US 3977560 A
There is disclosed a pressurized Freon cylinder having a cap including a threaded nipple with a puncturable end wall. Positioned within the nipple, by screwing into its internal threads, is a porous plastic filter in the path of the fluid as it leaves the container.
1. A container for fluid refrigerants which comprises: a substantially cylindrical can having an open mouth concentric therewith; a normally non-removable cap closing said mouth and defining a hollow thin wall, cylindrical nipple concentric with said mouth and cap, extending outwardly therefrom and including a needle-pierceable end wall, the cylindrical wall of said nipple being deformed to simultaneously define complementary external and internal threads thereon; and a cylindrical porous filter within said nipple in threaded engagement with said internal threads in the path of refrigerant discharged from said container through the pierced end wall.
2. The container of claim 1 wherein said filter defines an axial recess adjacent said end wall.
3. The container of claim 1 wherein said filter is porous plastic.
4. The container of claim 2 wherein said filter is porous plastic.
This is a continuation of United States Patent application No. 429,669 filed Dec. 28 1973, now abandoned, by the inventors herein.
One problem encountered by users of cryosurgical instruments operating on fluids such as Freon (a du Pont trademark for monochlorodifluoromethane) is the presence in the fluid of contaminating particles. The most common contaminants are oil and aluminum oxide produced by the filling process and by contaminated containers. The alumina particles tend to collect in the micro orifice of the cryosurgical instrument and restrict the flow of the refrigerant. Upon purging and exhausting, the particles plug the exhaust filter and muffler.
The major use of commercial Freon is in refrigeration systems. Only a relatively small amount is employed for cryosurgical instruments. For this reason, the container manufacturers are not inclined to exercise particular care in their cleaning process. Companies who normally fill the containers add extra charges for special handling to clean them. Even with the added costs and special handling, the aluminum containers will oxidize and form alumina.
Accordingly, the primary object of the present invention is to provide a container with an integral filter. Other objects are to provide such a container wherein the filter is inexpensive, light weight, small is size, and can be installed by unskilled personnel.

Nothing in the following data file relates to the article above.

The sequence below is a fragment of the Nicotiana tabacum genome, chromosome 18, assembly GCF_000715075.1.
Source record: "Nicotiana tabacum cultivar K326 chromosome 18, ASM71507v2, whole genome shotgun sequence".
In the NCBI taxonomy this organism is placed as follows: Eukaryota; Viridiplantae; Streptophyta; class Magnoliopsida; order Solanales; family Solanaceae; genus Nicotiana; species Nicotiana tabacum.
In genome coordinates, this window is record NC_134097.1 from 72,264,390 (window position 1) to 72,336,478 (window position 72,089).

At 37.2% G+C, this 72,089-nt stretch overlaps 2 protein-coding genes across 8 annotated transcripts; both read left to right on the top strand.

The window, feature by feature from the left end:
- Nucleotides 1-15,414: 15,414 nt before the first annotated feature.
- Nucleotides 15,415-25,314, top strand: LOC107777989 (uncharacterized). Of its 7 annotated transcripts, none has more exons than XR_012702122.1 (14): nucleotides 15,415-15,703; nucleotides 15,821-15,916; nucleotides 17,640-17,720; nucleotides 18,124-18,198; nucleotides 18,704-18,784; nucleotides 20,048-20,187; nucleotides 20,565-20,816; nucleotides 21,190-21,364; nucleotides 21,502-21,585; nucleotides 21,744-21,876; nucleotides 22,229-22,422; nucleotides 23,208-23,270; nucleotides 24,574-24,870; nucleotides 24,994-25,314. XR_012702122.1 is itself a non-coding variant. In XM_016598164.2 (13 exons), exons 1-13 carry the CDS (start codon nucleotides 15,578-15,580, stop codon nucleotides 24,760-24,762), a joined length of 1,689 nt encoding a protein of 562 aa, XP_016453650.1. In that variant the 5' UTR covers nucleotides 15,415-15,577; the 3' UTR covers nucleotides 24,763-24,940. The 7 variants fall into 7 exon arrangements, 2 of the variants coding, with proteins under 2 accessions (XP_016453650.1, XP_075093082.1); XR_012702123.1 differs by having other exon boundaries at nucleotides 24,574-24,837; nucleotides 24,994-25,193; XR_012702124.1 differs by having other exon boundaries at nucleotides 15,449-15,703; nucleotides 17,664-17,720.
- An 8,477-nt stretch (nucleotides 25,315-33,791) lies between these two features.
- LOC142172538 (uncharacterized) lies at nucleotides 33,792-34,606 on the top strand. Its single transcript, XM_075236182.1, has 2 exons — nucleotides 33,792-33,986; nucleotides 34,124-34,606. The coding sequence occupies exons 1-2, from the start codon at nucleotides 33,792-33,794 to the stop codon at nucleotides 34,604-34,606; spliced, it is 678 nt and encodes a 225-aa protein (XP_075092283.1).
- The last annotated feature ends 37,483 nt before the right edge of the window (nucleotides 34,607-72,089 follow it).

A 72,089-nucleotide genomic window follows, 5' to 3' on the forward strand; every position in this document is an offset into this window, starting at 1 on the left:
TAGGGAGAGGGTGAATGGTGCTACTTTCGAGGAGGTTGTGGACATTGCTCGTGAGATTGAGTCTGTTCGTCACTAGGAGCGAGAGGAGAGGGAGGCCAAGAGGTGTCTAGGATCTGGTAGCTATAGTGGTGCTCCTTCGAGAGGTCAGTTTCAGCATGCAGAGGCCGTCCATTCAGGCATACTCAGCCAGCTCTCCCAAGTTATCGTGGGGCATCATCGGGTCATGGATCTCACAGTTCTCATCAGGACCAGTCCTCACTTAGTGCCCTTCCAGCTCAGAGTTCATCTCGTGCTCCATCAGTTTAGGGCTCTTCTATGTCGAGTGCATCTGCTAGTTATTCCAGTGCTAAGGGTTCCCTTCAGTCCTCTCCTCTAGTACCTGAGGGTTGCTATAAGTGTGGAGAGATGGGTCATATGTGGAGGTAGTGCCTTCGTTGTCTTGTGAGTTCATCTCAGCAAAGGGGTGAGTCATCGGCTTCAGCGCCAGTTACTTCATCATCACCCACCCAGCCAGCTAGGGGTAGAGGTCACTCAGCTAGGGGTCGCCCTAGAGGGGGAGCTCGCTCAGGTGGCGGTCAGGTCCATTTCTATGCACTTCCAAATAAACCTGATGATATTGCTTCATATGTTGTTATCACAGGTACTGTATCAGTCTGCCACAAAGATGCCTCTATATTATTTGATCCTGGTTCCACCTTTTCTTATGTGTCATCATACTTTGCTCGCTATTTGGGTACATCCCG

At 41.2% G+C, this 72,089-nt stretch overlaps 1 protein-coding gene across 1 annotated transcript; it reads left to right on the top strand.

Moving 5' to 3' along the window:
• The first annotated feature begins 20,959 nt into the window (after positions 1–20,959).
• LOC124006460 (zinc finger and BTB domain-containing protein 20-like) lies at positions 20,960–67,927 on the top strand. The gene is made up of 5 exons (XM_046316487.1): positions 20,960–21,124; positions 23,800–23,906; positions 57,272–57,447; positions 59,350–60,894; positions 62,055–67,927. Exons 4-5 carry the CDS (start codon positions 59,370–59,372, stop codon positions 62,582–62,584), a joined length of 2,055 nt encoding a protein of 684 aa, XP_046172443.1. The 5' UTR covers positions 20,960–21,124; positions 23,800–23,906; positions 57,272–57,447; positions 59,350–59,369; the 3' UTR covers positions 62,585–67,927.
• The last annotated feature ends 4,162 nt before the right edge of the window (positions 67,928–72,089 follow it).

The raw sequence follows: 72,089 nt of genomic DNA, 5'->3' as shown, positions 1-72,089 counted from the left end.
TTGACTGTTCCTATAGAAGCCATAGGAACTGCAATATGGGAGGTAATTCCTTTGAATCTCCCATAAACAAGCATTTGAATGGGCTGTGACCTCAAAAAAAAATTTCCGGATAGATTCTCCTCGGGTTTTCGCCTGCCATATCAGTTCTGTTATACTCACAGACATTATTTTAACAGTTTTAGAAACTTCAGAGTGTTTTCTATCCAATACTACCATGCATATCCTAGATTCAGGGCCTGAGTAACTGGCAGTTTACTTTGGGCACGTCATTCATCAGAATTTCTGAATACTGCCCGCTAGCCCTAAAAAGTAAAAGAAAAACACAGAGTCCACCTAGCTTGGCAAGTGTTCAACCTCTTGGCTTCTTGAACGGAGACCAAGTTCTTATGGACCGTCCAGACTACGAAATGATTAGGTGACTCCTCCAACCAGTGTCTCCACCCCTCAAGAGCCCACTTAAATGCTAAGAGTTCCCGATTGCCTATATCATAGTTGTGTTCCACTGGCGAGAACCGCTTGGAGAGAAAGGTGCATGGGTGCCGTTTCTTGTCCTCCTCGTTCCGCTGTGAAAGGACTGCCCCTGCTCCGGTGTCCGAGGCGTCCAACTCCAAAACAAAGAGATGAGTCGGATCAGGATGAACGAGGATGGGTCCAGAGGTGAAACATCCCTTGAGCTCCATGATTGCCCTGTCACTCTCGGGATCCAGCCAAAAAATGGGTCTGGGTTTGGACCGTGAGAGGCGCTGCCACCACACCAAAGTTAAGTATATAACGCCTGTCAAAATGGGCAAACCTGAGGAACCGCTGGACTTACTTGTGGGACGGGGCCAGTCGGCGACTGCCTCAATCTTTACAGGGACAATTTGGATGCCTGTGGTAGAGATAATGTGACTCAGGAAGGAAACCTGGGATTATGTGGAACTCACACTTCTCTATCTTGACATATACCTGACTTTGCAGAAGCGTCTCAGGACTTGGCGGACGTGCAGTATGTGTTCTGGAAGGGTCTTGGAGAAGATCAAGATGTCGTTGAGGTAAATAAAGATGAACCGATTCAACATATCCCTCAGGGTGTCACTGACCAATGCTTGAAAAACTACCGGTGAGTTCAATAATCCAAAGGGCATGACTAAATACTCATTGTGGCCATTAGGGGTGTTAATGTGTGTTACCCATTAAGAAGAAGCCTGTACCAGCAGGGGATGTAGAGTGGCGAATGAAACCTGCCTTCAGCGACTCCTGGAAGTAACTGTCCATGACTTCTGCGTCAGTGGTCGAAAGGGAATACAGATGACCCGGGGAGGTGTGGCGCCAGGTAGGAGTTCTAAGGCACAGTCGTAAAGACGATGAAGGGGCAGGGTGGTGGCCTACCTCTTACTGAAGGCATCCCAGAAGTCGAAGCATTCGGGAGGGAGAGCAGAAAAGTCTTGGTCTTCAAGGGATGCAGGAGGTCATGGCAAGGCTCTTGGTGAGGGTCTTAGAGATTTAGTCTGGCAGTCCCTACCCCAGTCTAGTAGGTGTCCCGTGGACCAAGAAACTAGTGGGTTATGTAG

In a normally sealed pressurized fluid container which has a puncturable outlet region in the wall, the improvement comprising a porous filter which is retained within the container adjacent the outlet and is positioned to filter fluid leaving the punctured outlet.
FIG. 1 is an elevational view of a container in accordance with this invention, partially broken away to illustrate its internal construction; and
FIG. 2 is an elevational view of a filter usable in the invention.
FIG. 1 illustrates a container of the type normally used to store fluid refrigerants. It comprises an aluminum can 10 having a mouth defined by a circular rim 12. The mouth is closed by a cap 14 which is essentially cup shaped and includes an outer flange 16 which is crimped over rim 12. A rubber washer 18 forms a fuid-tight seal between the cap and the container. At its center the cap 14 defines a raised nipple 20 having external threads 22. The metal wall at the end of nipple 20 includes a thin walled puncture region 24.
The container described above is conventional and is used, for example, as a source of Freon for cryosurgical instruments. In use, the container inverted and the nipple 22 is screwed into a threaded socket in a fluid delivery system. A hollow needle in the delivery system punctures the puncture region 24 and the refrigerating fluid is then delivered by suitable piping and valving to the cryosurgical instrument.
In order to remove the contaminating particles previously referred to, there is provided a cylindrical filter 26 formed of a suitable filter material such as porous polyethylene. Suitable porous plastics are available from Porex Materials Corporation, Fairburn, Georgia. Porous high density polyethylene with a pore size of, for example, 10 microns has been found to be suitable for filtering Freon for cryosurgical instruments. The filter defines a recess 28 at each end thereof.
Due to the thin wall construction of the cap 14, the threads 22 on the exterior surface of nipple 20 are also present on its interior surface. This means that an unskilled worker can easily thread the relatively soft filter 26 into the interior of the nipple prior to final assembly of the can 10 and cap 14. The recess 28 permits entry of the hollow needle and, by forming such a recess in both ends of the filter, it does not matter which end of the filter is screwed into the nipple.
By means of the present invention, all of the objectives hereinbefore set forth are achieved. No special care need be taken in either cleaning the cans prior to filling or in the filling process, yet the final consumer is assured of a supply of substantially contaminant free refrigerant. Futhermore, these desirable objectives are achieved at minimal cost, both in labor and materials. It will also be apparent to those skilled in the art that a number of variations and modifications may be made in this invention without departing from is spirit and scope. Accordingly, the foregoing description is to be construed as illustrative only, rather than limiting. This invention is limited only by the scope of the following claims.